Paenibacillus dendritiformis

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Revision as of 14:42, 10 December 2018 by Heidisn (talk | contribs) (7. Pathology)
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1. Classification

a. Higher order taxa

Domain; Phylum; Class; Order; Family; Genus Include this section if your Wiki page focuses on a specific taxon/group of organisms

2. Description and significance

Describe the appearance, habitat, etc. of the organism, and why you think it is important.

  • Include as many headings as are relevant to your microbe. Consider using the headings below, as they will allow readers to quickly locate specific information of major interest*

3. Genome structure

Describe the size and content of the genome. How many chromosomes? Circular or linear? Other interesting features? What is known about its sequence?

4. Cell structure

Interesting features of cell structure. Can be combined with “metabolic processes”

5. Metabolic processes

Describe important sources of energy, electrons, and carbon (i.e. trophy) for the organism/organisms you are focusing on, as well as important molecules it/they synthesize(s).

6. Ecology

P. dendritiformis can live in various environments. One study discovered in this bacteria in forest soil samples taken in Brazil (13). Another study discovered this bacteria in marine soil, specifically in the soil located near the Red Sea in Saudi Arabia (14). In addition, P. dendritiformis can thrive in the rhizosphere and insect larvae (2).

7. Pathology

How does this organism cause disease? Human, animal, plant hosts? Virulence factors, as well as patient symptoms. P. dendritiformis can effectively reduce disease caused by soft rot pectobacteria from the genus Dickeya and Pectobacterium, which causes reduced crop yield and quality. (7) These diseases are mainly spread by contaminated tuber seeds. More analysis on P. dendritiformis’ genome indicates that it encodes for multiple genes that all compete for different resources such as amino acids, sugar transporters and iron. Hence, it has the ability to colonize plant roots and compete against its competitors..This makes it an efficient biocontrol agent against diseases such as potato blackleg and soft rot, caused by Dickeya and Pectobacterium. (7) P. dendritiformis is an effective biocontrol agent that has been shown to significantly reduce the maceration area of tuber slices as well as increase crop yield. (7) No evidence has been found that the bacteria strain causes any harm towards humans.

8. Current Research

One study focuses on the biosurfactant produced by Paenibacillus dendritiformis. This biosurfactant has the effect of degrading Polycyclic Aromatic Hydrocarbons (PAH). PAH are concerning due to their carcinogenicity, mutagenicity, and teratogenicity. Normally, PAH are easy to degrade as long as they have 2-3 benzene rings. However, PAH with 4 benzene rings have low biodegradability, meaning they are harder to degrade. Pyrene, a molecule with 4 rings, was used as the model for this study. It is an important PAH as it is a byproduct of incomplete combustion of organic compounds, and can be detected in the environment. In the experiment, P. dendritiformis was grown on oil and anthracene, where it produced a lipopeptide biosurfactant that enhanced pyrene degradation. Researchers found that at optimal lipopeptide dosage, the pyrene removal rate was 4 times greater than at sub-optimal dosages.This research is important as it shows that the biosurfactant produced by P. dendritiformis can be used in hydrocarbon contaminated environments to clean up 4 ringed polycyclic aromatic hydrocarbons (4) (15).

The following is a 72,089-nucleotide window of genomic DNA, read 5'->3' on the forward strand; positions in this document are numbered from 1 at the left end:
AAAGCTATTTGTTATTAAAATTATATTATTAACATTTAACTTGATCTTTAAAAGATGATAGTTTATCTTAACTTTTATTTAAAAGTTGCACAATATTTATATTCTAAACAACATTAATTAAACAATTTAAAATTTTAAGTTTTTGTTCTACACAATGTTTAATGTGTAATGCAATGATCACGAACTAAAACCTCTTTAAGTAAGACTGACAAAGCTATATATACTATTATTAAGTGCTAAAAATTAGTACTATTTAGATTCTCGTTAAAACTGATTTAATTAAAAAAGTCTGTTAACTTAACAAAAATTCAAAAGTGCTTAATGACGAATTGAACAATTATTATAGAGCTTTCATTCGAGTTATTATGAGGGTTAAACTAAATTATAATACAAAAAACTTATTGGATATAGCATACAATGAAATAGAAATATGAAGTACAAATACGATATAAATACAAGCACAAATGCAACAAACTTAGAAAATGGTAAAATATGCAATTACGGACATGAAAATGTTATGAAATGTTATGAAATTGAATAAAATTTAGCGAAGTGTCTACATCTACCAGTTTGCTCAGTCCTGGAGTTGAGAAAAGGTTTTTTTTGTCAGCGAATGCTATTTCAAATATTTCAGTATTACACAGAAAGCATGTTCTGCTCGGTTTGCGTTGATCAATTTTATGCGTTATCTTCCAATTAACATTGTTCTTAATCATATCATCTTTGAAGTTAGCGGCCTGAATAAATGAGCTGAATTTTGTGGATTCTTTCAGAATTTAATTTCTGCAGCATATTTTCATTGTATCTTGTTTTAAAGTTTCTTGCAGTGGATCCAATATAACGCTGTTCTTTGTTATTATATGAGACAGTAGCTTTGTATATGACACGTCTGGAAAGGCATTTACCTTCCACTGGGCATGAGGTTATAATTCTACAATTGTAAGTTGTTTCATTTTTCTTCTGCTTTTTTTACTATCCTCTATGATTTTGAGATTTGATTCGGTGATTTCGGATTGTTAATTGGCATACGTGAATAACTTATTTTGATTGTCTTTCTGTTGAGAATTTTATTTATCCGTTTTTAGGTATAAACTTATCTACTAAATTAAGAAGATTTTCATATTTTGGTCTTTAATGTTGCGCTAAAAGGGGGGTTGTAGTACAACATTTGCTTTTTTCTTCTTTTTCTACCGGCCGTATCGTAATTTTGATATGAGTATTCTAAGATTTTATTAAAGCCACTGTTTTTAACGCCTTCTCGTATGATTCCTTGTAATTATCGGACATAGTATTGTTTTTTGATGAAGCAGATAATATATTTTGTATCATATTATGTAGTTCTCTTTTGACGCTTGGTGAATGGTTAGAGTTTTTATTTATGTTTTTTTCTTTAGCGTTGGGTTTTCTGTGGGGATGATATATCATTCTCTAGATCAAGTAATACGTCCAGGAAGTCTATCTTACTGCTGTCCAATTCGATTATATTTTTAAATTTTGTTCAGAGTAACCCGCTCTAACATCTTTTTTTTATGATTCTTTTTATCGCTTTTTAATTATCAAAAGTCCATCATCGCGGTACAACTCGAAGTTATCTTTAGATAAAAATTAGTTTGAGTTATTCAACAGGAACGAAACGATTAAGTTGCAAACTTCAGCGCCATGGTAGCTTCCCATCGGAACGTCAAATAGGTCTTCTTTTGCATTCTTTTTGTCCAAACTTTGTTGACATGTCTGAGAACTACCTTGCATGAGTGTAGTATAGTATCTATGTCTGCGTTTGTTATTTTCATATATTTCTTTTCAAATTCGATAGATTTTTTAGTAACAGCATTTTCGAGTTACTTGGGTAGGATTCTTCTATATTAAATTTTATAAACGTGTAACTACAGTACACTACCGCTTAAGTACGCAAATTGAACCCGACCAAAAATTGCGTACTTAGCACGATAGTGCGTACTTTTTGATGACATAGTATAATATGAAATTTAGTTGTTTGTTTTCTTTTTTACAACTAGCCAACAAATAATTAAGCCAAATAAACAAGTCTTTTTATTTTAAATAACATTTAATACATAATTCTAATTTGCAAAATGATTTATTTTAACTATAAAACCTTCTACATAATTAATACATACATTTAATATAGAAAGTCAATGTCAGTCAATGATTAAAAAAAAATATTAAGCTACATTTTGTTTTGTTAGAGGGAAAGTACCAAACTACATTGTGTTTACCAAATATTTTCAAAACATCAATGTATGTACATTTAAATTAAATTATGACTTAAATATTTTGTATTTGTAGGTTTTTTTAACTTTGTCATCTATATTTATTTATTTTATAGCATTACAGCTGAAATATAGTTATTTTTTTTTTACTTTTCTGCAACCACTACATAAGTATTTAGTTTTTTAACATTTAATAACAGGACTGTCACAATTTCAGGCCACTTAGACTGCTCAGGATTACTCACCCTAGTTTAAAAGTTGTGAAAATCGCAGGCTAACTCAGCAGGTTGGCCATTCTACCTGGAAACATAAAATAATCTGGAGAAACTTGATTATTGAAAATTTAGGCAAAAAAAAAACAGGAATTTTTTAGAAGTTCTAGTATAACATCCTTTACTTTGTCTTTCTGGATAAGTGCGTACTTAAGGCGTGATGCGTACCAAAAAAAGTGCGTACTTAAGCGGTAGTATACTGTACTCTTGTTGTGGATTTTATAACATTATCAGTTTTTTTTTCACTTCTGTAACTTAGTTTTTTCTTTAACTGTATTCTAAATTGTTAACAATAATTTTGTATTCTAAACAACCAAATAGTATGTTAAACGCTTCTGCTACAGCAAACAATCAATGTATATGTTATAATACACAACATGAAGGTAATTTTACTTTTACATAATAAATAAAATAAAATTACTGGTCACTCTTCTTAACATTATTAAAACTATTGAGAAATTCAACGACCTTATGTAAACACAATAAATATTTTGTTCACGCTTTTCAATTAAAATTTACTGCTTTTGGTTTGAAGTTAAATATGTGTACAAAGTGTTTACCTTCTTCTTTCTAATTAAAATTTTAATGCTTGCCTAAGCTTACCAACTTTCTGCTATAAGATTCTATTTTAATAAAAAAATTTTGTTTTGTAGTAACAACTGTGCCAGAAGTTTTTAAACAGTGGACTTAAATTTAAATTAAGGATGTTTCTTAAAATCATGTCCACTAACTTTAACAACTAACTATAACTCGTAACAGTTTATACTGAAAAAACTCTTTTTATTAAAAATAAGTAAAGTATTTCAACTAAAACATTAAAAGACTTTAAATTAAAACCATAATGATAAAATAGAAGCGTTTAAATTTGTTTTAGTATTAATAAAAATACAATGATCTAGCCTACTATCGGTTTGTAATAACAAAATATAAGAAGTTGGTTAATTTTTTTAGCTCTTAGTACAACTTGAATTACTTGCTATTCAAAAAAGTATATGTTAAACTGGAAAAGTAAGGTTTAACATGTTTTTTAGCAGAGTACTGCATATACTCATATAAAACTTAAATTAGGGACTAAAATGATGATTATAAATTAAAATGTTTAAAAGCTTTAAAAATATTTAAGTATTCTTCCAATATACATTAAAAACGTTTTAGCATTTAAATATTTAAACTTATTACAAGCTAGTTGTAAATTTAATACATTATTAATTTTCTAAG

In another study, researchers analyzed the secretions of Paenibacillus dendritiformis to identify the lethal factors that mutually inhibits the growth of sibling colonies. Researchers grew two sibling colonies of P. dendritiformis on the same agar plate, then analyzed proteins from the plate. They discovered the lethal factor, named “sibling lethal factor”, Slf for short. They also discovered subtilisin, a protease. At a certain concentration, researchers found that subtilisin could regulate colony growth. They also discovered that once subtilisin exceeded a certain threshold, the “sibling lethal factor” was secreted and targeted colonies for destruction. The bacteria’s response to overcrowding may be a common mechanism for population control in nature. This research is important as it shows that P. dendritiformis can conduct self-regulated colony growth. If this self-regulation is occurring in P. dendritiformis, it could be occurring in other microorganism as well. This study can also serve as background research for further studies concerning self-regulated colony growth (6) (16).

Another study, previously discussed in an earlier section, focused on how P. dendritiformis competes against soft rot pectobacteria. Soft rot pectobacteria are pathogens that infects a variety of plants including potatoes. Soft rot pectobacteria are problematic as they contribute to severe crop and major economic loss. The study determined that P. dendritiformis increases crop yield and reduces disease. In addition, this study shows that P. dendritiformis could make an effective biocontrol agent that can lead to an increase in crop yield (7).

9. References

It is required that you add at least five primary research articles (in same format as the sample reference below) that corresponds to the info that you added to this page. [Sample reference] Faller, A., and Schleifer, K. "Modified Oxidase and Benzidine Tests for Separation of Staphylococci from Micrococci". Journal of Clinical Microbiology. 1981. Volume 13. p. 1031-1035.